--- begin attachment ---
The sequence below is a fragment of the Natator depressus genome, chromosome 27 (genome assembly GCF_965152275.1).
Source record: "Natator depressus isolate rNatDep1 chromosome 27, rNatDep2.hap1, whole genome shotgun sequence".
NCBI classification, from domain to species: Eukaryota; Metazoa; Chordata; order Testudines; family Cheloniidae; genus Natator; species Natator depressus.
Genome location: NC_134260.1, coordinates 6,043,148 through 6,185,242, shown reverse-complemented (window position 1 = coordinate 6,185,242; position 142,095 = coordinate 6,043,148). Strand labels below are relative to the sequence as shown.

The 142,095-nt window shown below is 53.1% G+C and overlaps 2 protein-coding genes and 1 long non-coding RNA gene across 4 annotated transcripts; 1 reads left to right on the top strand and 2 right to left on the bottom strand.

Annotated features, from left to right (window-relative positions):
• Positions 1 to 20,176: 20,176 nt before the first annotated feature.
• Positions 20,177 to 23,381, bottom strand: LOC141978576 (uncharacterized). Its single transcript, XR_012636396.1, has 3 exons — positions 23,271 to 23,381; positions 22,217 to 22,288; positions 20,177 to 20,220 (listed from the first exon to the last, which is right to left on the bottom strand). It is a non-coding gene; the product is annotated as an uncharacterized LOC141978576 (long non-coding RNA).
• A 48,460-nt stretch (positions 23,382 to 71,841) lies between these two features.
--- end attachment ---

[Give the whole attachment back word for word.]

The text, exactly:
The sequence below is a fragment of the Natator depressus genome, chromosome 27 (genome assembly GCF_965152275.1).
Source record: "Natator depressus isolate rNatDep1 chromosome 27, rNatDep2.hap1, whole genome shotgun sequence".
NCBI classification, from domain to species: Eukaryota; Metazoa; Chordata; order Testudines; family Cheloniidae; genus Natator; species Natator depressus.
Genome location: NC_134260.1, coordinates 6,043,148 through 6,185,242, shown reverse-complemented (window position 1 = coordinate 6,185,242; position 142,095 = coordinate 6,043,148). Strand labels below are relative to the sequence as shown.

The 142,095-nt window shown below is 53.1% G+C and overlaps 2 protein-coding genes and 1 long non-coding RNA gene across 4 annotated transcripts; 1 reads left to right on the top strand and 2 right to left on the bottom strand.

Annotated features, from left to right (window-relative positions):
• Positions 1 to 20,176: 20,176 nt before the first annotated feature.
• Positions 20,177 to 23,381, bottom strand: LOC141978576 (uncharacterized). Its single transcript, XR_012636396.1, has 3 exons — positions 23,271 to 23,381; positions 22,217 to 22,288; positions 20,177 to 20,220 (listed from the first exon to the last, which is right to left on the bottom strand). It is a non-coding gene; the product is annotated as an uncharacterized LOC141978576 (long non-coding RNA).
• A 48,460-nt stretch (positions 23,382 to 71,841) lies between these two features.